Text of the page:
The second use for biblical beholding is the gazing Websters speaks of.  A steady gazing – do not look away.  It is calling to attention – THIS (a verbal pointing) is worth our time and there is value in our full stop. One resource stated, the gazing goes beyond sight, but to all our senses, not only physical but mental and spiritual.

John the Baptist, “The next day he saw Jesus coming toward him, and said, “Behold, the Lamb of God, who takes away the sin of the world!” (John 1:29).

Full stop. Full regard.

Behold.

In our current culture we tend to call attention to so much and so many, other …than Jesus.  We flock (or did) to stadiums, concert halls and think nothing of it to stand with arms waving in full unrestrained excitement. There are moments, among the crowd we too would quiet ourselves due to awe and wonder.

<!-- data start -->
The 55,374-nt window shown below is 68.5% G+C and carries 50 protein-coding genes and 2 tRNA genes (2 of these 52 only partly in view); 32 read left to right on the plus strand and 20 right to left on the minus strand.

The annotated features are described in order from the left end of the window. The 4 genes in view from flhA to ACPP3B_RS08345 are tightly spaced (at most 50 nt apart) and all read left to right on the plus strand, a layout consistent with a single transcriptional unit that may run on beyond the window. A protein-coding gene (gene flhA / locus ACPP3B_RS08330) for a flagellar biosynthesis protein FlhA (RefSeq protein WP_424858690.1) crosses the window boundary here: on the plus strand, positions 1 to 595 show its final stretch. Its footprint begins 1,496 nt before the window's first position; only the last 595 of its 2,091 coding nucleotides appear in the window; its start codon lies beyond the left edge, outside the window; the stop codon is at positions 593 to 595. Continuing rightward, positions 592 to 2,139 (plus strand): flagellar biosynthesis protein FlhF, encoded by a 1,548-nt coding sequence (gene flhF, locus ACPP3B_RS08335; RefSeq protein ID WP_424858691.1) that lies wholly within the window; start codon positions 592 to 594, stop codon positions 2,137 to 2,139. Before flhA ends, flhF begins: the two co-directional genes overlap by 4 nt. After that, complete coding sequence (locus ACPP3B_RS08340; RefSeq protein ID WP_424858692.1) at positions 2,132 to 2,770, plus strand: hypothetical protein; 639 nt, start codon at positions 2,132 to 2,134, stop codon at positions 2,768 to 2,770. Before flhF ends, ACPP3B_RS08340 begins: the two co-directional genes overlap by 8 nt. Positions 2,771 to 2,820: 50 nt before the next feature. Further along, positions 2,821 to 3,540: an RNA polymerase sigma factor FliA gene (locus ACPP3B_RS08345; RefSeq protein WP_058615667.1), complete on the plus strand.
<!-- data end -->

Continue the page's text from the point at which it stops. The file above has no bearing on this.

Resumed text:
Behold.

Why aren’t we so excited about Jesus?  Where is our applause?  Where is the awe?   May we reclaim what it is to behold our God!

This song!  (see below) Oh!  That our hearts would behold Him so tenderly, so unrestrained. So full of awe and regard.  Listen to the words. He is worthy of our awe. Behold Him. (I am not exalting the worship, but the One we worship!)

In Him, DeDe (“Let us consider how we may spur one another on toward love & good deeds.” – Hebrews 10:24)

*I do not know where I got the image of the lil boy above, it has always captivated me – challenged me.

But God